Do Angels Have Free Will Like We Do?
- Mike Leake Borrowed Light
- 2022 12 May
“How many angels can dance on the head of a pin?” Though no evidence is found that this was an actual question asked during the medieval period, it has become a hallmark question to mock the scholasticism present in the Middle Ages. The idea is that while Constantinople was burning to the ground the Byzantine monks were consumed by this irrelevant question. There is, then, some level of danger associated with answering an inquiry in which the Bible seems to be unconcerned.
Yet, there can be some value in attempting to answer such questions. Do angels have free will? The exercise of answering that question could be helpful in understanding the very nature of free will as well as understanding a little more about the function and purpose of angelic beings. But we must acknowledge that we are on slippery ground. While some might proceed like a sumo-wrestler river-dancing on thin ice, I find it far better to be cautious in our approach.
The first place to begin is to consider the nature of free will itself. Before we can answer the question “do angels have free will,” we need to determine what is even meant by freedom of the will.
What Does Free Will Mean?
The concept of free will is one of those philosophical questions which at first seems self-evident, but under further inspection, it can become a rather sticky question. From my vantage point, it all depends on how you define free will.
One view of free will is libertarian freedom. R.K. McGregor Wright summarizes this view well:
The belief is that the human will has an inherent power to choose with equal ease between alternatives. This is commonly called “the power of contrary choice”…This belief does not claim that there are no influences that might affect the will, but it does insist that normally the will can overcome these factors and choose in spite of them. Ultimately, the will is free from any necessary causation. In other words, it is autonomous from outside determination (John Frame).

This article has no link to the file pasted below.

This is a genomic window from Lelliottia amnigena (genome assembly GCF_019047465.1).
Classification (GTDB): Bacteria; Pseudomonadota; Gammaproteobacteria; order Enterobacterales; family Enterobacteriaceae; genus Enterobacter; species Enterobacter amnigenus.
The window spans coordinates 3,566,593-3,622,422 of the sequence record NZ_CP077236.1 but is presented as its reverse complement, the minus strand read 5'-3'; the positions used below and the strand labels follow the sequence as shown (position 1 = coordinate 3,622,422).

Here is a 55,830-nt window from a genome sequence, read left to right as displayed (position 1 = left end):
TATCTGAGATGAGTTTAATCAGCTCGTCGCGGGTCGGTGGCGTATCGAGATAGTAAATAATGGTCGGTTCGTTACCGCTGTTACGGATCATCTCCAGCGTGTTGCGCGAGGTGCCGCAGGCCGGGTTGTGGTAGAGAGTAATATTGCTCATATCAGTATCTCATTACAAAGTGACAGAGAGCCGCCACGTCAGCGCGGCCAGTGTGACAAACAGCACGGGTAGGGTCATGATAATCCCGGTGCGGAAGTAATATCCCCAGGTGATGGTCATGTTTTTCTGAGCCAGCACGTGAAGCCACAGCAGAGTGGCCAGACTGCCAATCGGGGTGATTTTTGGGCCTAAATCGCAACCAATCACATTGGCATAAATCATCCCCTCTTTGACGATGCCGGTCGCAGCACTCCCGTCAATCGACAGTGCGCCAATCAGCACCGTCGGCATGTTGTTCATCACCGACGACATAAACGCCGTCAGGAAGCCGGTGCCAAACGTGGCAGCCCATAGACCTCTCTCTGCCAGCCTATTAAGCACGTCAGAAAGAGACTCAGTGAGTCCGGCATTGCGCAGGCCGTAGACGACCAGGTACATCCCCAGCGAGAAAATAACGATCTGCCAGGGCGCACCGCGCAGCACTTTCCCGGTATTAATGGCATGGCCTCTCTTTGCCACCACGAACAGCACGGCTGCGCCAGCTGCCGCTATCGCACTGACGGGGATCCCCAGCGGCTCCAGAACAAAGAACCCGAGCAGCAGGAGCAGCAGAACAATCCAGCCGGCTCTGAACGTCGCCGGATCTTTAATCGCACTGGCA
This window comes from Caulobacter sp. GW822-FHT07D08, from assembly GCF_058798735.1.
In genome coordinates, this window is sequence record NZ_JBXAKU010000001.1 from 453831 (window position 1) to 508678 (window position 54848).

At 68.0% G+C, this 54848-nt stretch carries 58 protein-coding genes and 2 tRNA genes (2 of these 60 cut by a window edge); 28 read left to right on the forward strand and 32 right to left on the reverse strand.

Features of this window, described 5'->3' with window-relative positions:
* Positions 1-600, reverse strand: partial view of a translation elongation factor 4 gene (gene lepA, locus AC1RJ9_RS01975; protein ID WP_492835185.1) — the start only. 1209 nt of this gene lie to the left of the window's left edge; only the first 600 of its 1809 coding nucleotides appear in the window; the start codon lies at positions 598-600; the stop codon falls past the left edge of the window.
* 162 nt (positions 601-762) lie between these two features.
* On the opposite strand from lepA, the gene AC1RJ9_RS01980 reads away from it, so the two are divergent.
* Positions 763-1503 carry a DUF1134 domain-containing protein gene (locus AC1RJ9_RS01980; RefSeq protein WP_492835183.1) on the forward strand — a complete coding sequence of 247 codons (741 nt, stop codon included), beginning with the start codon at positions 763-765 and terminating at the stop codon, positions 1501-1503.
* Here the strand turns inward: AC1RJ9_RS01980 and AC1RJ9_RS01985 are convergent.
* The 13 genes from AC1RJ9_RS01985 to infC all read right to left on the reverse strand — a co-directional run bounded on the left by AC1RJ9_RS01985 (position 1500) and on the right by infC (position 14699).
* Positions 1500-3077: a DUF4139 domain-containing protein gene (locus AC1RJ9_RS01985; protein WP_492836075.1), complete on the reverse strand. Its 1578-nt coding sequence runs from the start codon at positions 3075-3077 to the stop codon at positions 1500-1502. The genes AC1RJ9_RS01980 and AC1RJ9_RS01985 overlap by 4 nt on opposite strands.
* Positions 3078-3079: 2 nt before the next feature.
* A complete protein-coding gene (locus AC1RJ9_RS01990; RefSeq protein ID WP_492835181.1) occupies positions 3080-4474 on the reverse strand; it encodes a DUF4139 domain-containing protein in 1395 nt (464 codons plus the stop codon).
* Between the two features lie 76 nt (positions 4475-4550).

In other words, a person is to be considered free if they could have chosen A or B and that choice cannot be determined by any outside force. One would then have to ask does God have libertarian freedom? Does Scripture say that God is able to choose sin? I would say that the Bible is clear that God cannot sin.
But why is it that God cannot sin? This is where the other view of freedom comes into view. This view is called compatibilism. Simply put this means that an individual is free to do what they desire. There are various nuances to this position but at its most simple expression, the idea is that a person can choose A if they desire, and they can choose not A but rather B if they so desired.
It is important to understand these complexities when asking questions about angels having free will.
Do Angels Have Free Will?
If we believe that Satan and his minions “fell” then we have to believe there was a point when they made a decision to no longer follow God. If that is the case, then we have to concede that at least at some point angels had some kind of free will. But what about now? Could Satan exercise free will and repent? Could there be another fall within the angelic realm? Could an angel choose to disobey God?
The Bible really doesn’t answer some of these questions directly, but there is enough for us to piece together and give a somewhat confident answer. First, we know from Jude 6 that those angels “who did not keep their positions of authority” have been “bound with everlasting chains.” That seems to indicate that there is no hope of repentance/forgiveness for them. Secondly, 1 Timothy 5:21 refers to “elect angels.” This would seem to imply some level of security for these angels—as Scripture seems to indicate that the “elect” will not ultimately fall.
So, if angels cannot rebel and demons cannot repent where does that leave us with free will? Did they have a free choice at one point but then sacrifice that freedom after they made that choice or is something else happening here? I would suggest that they continue to have free will but not in the libertarian sense. Yet, angels are free to do that which they desire—and what they desire to do is serve the LORD. Or in the case of the demonic realm—they desire to rebel from God’s loving rule.